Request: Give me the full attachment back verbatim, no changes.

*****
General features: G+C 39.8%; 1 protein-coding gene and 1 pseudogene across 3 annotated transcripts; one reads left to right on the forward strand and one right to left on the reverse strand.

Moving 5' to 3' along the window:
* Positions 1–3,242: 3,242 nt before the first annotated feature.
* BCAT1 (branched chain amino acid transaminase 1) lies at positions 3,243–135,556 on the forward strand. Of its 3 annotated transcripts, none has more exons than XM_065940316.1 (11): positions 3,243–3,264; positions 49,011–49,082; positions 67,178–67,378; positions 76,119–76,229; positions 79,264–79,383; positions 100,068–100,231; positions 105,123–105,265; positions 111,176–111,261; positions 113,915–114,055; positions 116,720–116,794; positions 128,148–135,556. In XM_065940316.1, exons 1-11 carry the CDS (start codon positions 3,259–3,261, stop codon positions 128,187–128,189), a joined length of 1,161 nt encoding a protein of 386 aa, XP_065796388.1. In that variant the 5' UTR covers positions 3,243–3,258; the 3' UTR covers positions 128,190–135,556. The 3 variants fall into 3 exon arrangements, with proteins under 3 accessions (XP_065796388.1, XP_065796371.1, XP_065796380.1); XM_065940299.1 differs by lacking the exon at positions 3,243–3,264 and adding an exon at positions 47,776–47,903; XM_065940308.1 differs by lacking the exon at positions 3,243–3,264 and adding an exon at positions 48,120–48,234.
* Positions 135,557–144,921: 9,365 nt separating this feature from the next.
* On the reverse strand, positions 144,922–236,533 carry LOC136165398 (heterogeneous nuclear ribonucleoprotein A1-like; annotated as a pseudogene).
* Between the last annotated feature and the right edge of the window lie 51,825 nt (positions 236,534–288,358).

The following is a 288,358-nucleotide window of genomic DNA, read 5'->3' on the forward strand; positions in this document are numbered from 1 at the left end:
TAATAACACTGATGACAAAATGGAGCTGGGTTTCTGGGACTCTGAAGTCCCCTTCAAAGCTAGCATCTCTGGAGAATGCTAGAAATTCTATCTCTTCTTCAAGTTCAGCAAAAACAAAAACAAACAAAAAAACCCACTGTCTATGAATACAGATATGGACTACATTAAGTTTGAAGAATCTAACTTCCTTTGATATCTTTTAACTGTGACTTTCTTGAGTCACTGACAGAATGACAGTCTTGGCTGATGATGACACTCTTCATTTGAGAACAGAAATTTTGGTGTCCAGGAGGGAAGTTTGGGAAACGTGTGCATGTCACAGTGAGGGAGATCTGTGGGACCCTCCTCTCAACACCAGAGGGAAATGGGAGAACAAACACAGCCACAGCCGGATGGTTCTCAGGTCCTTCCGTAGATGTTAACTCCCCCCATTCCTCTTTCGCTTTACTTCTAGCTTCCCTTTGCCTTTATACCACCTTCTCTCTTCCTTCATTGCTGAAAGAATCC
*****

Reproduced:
General features: G+C 39.8%; 1 protein-coding gene and 1 pseudogene across 3 annotated transcripts; one reads left to right on the forward strand and one right to left on the reverse strand.

Moving 5' to 3' along the window:
* Positions 1–3,242: 3,242 nt before the first annotated feature.
* BCAT1 (branched chain amino acid transaminase 1) lies at positions 3,243–135,556 on the forward strand. Of its 3 annotated transcripts, none has more exons than XM_065940316.1 (11): positions 3,243–3,264; positions 49,011–49,082; positions 67,178–67,378; positions 76,119–76,229; positions 79,264–79,383; positions 100,068–100,231; positions 105,123–105,265; positions 111,176–111,261; positions 113,915–114,055; positions 116,720–116,794; positions 128,148–135,556. In XM_065940316.1, exons 1-11 carry the CDS (start codon positions 3,259–3,261, stop codon positions 128,187–128,189), a joined length of 1,161 nt encoding a protein of 386 aa, XP_065796388.1. In that variant the 5' UTR covers positions 3,243–3,258; the 3' UTR covers positions 128,190–135,556. The 3 variants fall into 3 exon arrangements, with proteins under 3 accessions (XP_065796388.1, XP_065796371.1, XP_065796380.1); XM_065940299.1 differs by lacking the exon at positions 3,243–3,264 and adding an exon at positions 47,776–47,903; XM_065940308.1 differs by lacking the exon at positions 3,243–3,264 and adding an exon at positions 48,120–48,234.
* Positions 135,557–144,921: 9,365 nt separating this feature from the next.
* On the reverse strand, positions 144,922–236,533 carry LOC136165398 (heterogeneous nuclear ribonucleoprotein A1-like; annotated as a pseudogene).
* Between the last annotated feature and the right edge of the window lie 51,825 nt (positions 236,534–288,358).

The following is a 288,358-nucleotide window of genomic DNA, read 5'->3' on the forward strand; positions in this document are numbered from 1 at the left end:
TAATAACACTGATGACAAAATGGAGCTGGGTTTCTGGGACTCTGAAGTCCCCTTCAAAGCTAGCATCTCTGGAGAATGCTAGAAATTCTATCTCTTCTTCAAGTTCAGCAAAAACAAAAACAAACAAAAAAACCCACTGTCTATGAATACAGATATGGACTACATTAAGTTTGAAGAATCTAACTTCCTTTGATATCTTTTAACTGTGACTTTCTTGAGTCACTGACAGAATGACAGTCTTGGCTGATGATGACACTCTTCATTTGAGAACAGAAATTTTGGTGTCCAGGAGGGAAGTTTGGGAAACGTGTGCATGTCACAGTGAGGGAGATCTGTGGGACCCTCCTCTCAACACCAGAGGGAAATGGGAGAACAAACACAGCCACAGCCGGATGGTTCTCAGGTCCTTCCGTAGATGTTAACTCCCCCCATTCCTCTTTCGCTTTACTTCTAGCTTCCCTTTGCCTTTATACCACCTTCTCTCTTCCTTCATTGCTGAAAGAATCC